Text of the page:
idle

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idle

[′īd·əl]
(mechanical engineering)
To run without a load.

idle

Not processing any data. Some CPUs have an idle state that halts all processing until an interrupt is received. However, some circuits are always operating such as the refreshing of static and dynamic RAM memories, which would otherwise lose their content. See idle character.
References in classic literature ?
She had often idled over the instrument in this way, when I was staying at her mother's house.
Wind and wave had long since smoothed out the trace of her which she had left in those marks on the sand, I looked over the wide monotony of the seaside prospect, and the place in which we two had idled away the sunny hours was as lost to me as if I had never known it, as strange to me as if I stood already on a foreign shore.
Ambient particulate readings were also measured outside the buses after the buses idled for six minutes along a path the students would follow when exiting the bus and walking toward the school entrance to simulate students' exposure to diesel particulates.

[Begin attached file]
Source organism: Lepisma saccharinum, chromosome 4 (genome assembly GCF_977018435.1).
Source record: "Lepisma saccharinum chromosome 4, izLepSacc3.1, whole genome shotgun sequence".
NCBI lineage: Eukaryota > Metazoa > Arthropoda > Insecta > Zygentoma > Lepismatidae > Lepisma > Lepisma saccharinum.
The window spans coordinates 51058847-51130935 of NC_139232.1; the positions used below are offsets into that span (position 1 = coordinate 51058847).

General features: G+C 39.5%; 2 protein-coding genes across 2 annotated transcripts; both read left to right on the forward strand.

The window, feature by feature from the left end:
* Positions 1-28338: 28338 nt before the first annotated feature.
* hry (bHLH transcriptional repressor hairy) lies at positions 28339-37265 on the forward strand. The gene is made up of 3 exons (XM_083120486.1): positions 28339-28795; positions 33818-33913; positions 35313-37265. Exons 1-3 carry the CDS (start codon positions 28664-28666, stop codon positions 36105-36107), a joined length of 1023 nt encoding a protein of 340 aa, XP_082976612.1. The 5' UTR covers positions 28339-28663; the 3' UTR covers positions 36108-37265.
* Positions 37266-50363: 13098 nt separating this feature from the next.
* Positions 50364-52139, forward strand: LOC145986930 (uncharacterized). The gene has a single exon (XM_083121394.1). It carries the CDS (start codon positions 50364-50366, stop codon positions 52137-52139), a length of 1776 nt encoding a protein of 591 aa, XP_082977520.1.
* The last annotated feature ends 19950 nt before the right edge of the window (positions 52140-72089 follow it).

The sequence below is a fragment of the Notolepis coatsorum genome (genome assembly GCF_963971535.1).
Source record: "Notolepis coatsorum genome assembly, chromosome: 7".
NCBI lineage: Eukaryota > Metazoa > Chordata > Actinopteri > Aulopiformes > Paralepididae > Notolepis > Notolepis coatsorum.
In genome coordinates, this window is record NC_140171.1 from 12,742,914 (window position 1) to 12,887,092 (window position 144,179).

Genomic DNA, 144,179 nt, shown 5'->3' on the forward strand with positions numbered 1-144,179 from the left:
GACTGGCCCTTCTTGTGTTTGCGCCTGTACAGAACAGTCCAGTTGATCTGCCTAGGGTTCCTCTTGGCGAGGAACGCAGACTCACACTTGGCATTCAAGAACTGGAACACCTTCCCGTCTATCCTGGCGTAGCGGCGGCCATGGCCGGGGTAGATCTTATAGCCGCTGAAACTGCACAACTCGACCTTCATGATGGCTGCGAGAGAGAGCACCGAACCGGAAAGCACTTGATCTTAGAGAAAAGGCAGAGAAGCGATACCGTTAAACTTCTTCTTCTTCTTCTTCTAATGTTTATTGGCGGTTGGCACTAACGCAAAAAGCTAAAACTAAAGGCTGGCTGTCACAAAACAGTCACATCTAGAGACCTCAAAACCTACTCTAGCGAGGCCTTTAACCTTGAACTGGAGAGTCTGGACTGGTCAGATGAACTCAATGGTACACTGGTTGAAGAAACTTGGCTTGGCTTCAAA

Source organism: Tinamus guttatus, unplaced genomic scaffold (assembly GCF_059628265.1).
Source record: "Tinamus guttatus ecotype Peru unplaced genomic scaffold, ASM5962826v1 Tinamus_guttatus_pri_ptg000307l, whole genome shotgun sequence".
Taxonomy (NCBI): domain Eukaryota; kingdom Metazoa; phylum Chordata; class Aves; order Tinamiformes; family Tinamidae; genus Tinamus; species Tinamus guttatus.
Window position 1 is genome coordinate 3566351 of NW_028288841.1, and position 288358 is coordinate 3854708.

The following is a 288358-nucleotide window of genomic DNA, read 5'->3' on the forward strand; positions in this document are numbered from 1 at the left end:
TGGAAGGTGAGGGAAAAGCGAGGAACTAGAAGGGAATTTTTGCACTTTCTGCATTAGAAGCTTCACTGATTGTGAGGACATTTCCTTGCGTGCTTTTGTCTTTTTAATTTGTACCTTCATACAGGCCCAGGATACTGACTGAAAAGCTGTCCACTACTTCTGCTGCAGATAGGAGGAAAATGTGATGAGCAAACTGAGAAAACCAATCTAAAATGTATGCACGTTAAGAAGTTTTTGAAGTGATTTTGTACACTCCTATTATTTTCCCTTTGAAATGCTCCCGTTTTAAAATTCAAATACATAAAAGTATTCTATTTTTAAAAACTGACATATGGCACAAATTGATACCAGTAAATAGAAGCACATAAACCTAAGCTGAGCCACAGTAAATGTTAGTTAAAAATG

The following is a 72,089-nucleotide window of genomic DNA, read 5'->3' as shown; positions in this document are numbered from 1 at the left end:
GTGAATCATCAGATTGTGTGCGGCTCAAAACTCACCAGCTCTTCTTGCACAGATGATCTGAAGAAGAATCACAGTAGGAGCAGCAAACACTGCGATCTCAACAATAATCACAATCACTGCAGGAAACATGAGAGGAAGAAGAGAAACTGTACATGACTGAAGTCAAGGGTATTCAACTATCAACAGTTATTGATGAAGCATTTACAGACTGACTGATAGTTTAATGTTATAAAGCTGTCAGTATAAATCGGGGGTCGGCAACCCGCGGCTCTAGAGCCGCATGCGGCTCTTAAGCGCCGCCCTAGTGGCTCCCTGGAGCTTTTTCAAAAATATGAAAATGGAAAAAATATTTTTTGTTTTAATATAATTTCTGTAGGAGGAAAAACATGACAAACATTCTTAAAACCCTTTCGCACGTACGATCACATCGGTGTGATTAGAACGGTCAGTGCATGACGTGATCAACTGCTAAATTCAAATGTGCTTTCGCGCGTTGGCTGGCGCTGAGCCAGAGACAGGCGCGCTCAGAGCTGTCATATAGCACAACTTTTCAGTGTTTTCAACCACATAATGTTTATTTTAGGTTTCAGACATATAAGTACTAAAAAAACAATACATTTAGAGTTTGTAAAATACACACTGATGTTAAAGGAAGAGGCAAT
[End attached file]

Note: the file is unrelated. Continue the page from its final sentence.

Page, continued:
This restarts capacity idled during the economic downturn of 2008 and will increase production by 40,000 metric tons per year and add 60 jobs at Intalco.
The largest work stoppage in terms of worker participation in 2005 involved the New York City Metropolitan Transit Authority and the Transit Workers Union, Local 100 and idled 35,000 employees.
The third shift is idle as a result of management's directive, so $60,000 of the plant manager's salary is charged to idle off-limits capacity as follows: $2,538 representing holidays and $57,462 representing the remaining 3,984 [(2,080 hours - 88 holiday hours) x 2 machines] labor hours idled due to the plant being closed for the third shift.
Added to about 600 million lb of capacity previously mothballed at two plants in Texas in 2001, the new cutbacks bring idled domestic PE capacity at Dow and its Union Carbide subsidiary to more than 1.